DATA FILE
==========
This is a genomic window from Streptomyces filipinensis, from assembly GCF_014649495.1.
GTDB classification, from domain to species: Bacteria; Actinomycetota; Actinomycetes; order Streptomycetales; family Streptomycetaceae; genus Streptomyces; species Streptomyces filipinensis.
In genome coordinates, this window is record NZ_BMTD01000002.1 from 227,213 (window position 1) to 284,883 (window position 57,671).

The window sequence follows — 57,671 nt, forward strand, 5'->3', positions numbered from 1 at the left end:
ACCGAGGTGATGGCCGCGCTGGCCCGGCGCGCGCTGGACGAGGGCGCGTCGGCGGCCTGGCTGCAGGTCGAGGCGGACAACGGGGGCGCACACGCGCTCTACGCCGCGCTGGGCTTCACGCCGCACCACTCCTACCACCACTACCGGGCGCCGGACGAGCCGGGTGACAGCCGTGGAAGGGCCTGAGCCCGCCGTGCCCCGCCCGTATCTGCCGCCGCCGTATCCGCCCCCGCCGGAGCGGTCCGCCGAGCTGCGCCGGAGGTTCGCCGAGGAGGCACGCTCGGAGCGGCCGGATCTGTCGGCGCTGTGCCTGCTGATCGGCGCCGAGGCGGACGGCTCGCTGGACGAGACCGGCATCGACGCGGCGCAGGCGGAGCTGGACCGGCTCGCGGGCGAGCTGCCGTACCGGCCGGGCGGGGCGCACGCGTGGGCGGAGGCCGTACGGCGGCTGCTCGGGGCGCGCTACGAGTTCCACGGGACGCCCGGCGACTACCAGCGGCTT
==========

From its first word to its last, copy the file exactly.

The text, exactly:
This is a genomic window from Streptomyces filipinensis, from assembly GCF_014649495.1.
GTDB classification, from domain to species: Bacteria; Actinomycetota; Actinomycetes; order Streptomycetales; family Streptomycetaceae; genus Streptomyces; species Streptomyces filipinensis.
In genome coordinates, this window is record NZ_BMTD01000002.1 from 227,213 (window position 1) to 284,883 (window position 57,671).

The window sequence follows — 57,671 nt, forward strand, 5'->3', positions numbered from 1 at the left end:
ACCGAGGTGATGGCCGCGCTGGCCCGGCGCGCGCTGGACGAGGGCGCGTCGGCGGCCTGGCTGCAGGTCGAGGCGGACAACGGGGGCGCACACGCGCTCTACGCCGCGCTGGGCTTCACGCCGCACCACTCCTACCACCACTACCGGGCGCCGGACGAGCCGGGTGACAGCCGTGGAAGGGCCTGAGCCCGCCGTGCCCCGCCCGTATCTGCCGCCGCCGTATCCGCCCCCGCCGGAGCGGTCCGCCGAGCTGCGCCGGAGGTTCGCCGAGGAGGCACGCTCGGAGCGGCCGGATCTGTCGGCGCTGTGCCTGCTGATCGGCGCCGAGGCGGACGGCTCGCTGGACGAGACCGGCATCGACGCGGCGCAGGCGGAGCTGGACCGGCTCGCGGGCGAGCTGCCGTACCGGCCGGGCGGGGCGCACGCGTGGGCGGAGGCCGTACGGCGGCTGCTCGGGGCGCGCTACGAGTTCCACGGGACGCCCGGCGACTACCAGCGGCTT